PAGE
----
HomeNewsHospitality on the Isle Of Man: Highlights and Challenges

Hospitality on the Isle Of Man: Highlights and Challenges

The Isle of Man is a peculiar old place, there is no doubt about it (I was born here, I’m allowed to say it). 

The Island flag is literally a blank background with a 3 legged figure standing proud in the middle…but, when paired with our national motto: ‘whichever way you throw me, I shall stand’, echoes the sentiment that to survive or thrive is an island way of living. You need to have a nice reserve of resilience – which I believe applies most to the individuals who pursue a life in hospitality on the Isle of Man.

Being on an island, the hospitality community is small and tight-knit. But things can be tough when you’re competing for the same, finite market share. The Island isn’t short on ways to keep things lively and operators are constantly reinventing themselves to keep things fresh. Though sometimes, there’s only so much you can do… Living in a nation so exposed to the elements can make for slow and unprofitable winters. Leading businesses to rely on just a couple of strong trading days per week. 

Yet the local industry strides on, adapting to operate in ways very different to inner-city counterparts. 
With a population of just 85,000, the labor pool for hospitality can be shallow. Which, if taken at face value, could be a big negative. But local restaurateur, Phil Taylor, thinks it creates the perfect environment to train and mentor employees from a ‘blank canvas’.

Fostering creativity through constraints: The COVID example


The Isle of Man had a unique COVID-19 experience, with our government initially pursuing an elimination strategy; closing borders and not allowing residents to leave or for others to easily enter – jet skis aside. We entered a national lockdown at the same time as the United Kingdom, but were only locked down for 12 weeks initially; with the island's hospitality sector fully reopening on June 15th, 2020 and remaining lockdown-free until January 2021. 

During this initial COVID-free period, the island was alive with young people; which was great as at the time our business owned and operated a nightclub, Peggy's, which was reported to be one of the only nightclubs open in the world at the time, and even featured in MixMag. 

Despite this accolade, in the summer of 2020, we decided to adapt our business by turning a previously underutilized room in the club, into what is now Kiki Lounge; a table service cocktail bar, created to be a more COVID-friendly offering than a nightclub model. We landed on a tropical theme, which not only provided a more accessible cocktail for our immature audience but also allowed us to market the venue as an escape from island life, without the need to escape entirely.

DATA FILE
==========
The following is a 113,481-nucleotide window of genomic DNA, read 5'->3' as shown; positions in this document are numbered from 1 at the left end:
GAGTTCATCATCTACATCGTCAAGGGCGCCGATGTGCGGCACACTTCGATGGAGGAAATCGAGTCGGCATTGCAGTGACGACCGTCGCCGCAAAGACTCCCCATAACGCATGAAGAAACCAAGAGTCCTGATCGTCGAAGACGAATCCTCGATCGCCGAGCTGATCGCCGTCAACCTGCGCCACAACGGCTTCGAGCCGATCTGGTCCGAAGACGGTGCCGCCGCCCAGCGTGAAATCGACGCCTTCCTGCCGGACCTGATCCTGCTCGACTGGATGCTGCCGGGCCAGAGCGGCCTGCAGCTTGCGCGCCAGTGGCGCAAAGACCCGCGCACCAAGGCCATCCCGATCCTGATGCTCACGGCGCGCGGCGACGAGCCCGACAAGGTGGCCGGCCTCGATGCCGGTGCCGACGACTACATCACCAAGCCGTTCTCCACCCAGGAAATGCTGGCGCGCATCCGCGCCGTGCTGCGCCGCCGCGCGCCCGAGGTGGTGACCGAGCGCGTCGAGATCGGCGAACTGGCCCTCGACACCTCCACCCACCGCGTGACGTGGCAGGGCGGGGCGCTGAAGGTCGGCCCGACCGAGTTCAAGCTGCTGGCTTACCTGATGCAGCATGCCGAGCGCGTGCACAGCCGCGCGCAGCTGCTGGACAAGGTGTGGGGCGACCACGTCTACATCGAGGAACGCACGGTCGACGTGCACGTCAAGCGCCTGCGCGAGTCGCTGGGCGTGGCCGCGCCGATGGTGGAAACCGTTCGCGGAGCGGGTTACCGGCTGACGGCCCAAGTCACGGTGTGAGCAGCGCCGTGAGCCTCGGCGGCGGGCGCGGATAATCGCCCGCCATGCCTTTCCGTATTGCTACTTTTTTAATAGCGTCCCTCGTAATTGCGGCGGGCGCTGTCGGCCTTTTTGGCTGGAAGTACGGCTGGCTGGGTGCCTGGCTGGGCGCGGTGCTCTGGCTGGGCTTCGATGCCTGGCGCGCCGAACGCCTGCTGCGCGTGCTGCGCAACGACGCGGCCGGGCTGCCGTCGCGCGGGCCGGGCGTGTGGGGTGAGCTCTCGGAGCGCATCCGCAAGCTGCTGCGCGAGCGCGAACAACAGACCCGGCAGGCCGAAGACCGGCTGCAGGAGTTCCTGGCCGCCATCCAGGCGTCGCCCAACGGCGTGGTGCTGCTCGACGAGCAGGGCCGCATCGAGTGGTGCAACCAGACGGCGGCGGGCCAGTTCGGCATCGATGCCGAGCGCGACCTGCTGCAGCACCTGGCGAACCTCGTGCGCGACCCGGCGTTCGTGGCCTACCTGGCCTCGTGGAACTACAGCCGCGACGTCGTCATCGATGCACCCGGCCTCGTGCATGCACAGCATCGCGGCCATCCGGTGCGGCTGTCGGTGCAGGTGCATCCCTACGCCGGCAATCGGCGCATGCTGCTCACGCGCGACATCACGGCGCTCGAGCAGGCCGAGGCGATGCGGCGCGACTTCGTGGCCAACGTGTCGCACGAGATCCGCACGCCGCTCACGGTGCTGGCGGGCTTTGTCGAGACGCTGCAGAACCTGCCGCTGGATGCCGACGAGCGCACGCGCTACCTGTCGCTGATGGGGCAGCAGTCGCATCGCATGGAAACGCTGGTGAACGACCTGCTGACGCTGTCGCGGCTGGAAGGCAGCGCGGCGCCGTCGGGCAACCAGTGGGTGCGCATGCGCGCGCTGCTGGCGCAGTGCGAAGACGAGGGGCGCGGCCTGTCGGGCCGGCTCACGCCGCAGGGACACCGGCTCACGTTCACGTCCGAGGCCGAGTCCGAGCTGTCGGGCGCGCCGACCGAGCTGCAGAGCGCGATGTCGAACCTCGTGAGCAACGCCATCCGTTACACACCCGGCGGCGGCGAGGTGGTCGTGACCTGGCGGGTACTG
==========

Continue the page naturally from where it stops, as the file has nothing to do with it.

Over time we began to notice a change in the age demographic of Kiki Lounge guests; as such we have continued to evolve our cocktail program to attract new, and increasingly more discerning guests and bartending talent.

Name: Phil Taylor (@philrfc)

Occupation: Local hospitality operator

Business: 14North Restaurant (@14_north) Little Fish Cafe (@littlefishcafe)

Having been part of the Island hospitality scene for over 10 years, Phil has seen the Island industry grow greater and greener. Phil has ventured into fine dining, cocktail bars, and even burger joints! Interviewing Phil provided me with mature insight into the inner workings of the hospitality scene.

Name: Pippa Lovell (@pippa_lovell)

Occupation: Local hospitality operator

Business: Versa (@versaiom)

Pippa operates a restaurant on the island that has sustainability at its core. She and her team forage everything they serve. This was recognized globally with Pippa's nomination in 2020’s Forbes 30 under 30 alongside a host of other industry accolades.

Name: Marybeth Coll (@mazzabazz)

Occupation: Local winemaker and hospitality operator

Business: Foraging Vintners (@foragingvintners)

With her husband, Marybeth runs a seaside fruit-based winery and bar. The pair use produce that thrives here, such as rhubarb, apples, honey, and elderflowers. Being located by the sea is a big part of their uniqueness. However – it can be tough to get guests there during the winter. Marybeth talks about tackling seasonality, sustainability, and the importance of community.

Name: Jamie Lewis (@jamielewislewis)

Occupation: Business Partner

Business: Kiki Lounge (@kikis.lounge) COURTESY (@courtesy.work)

Jamie was (and remains to be!) my mentor and now, business partner. Jamie’s hospitality career is as varied as it is long, having spent 17 years perfecting his craft. From cocktail bars and nightclubs to hotels and fine-dining restaurants. He has led teams globally for renowned operators, including McDonald’s and Walt Disney World. As a young bartender in 2014, he reached the final of an inaugural renowned cocktail competition.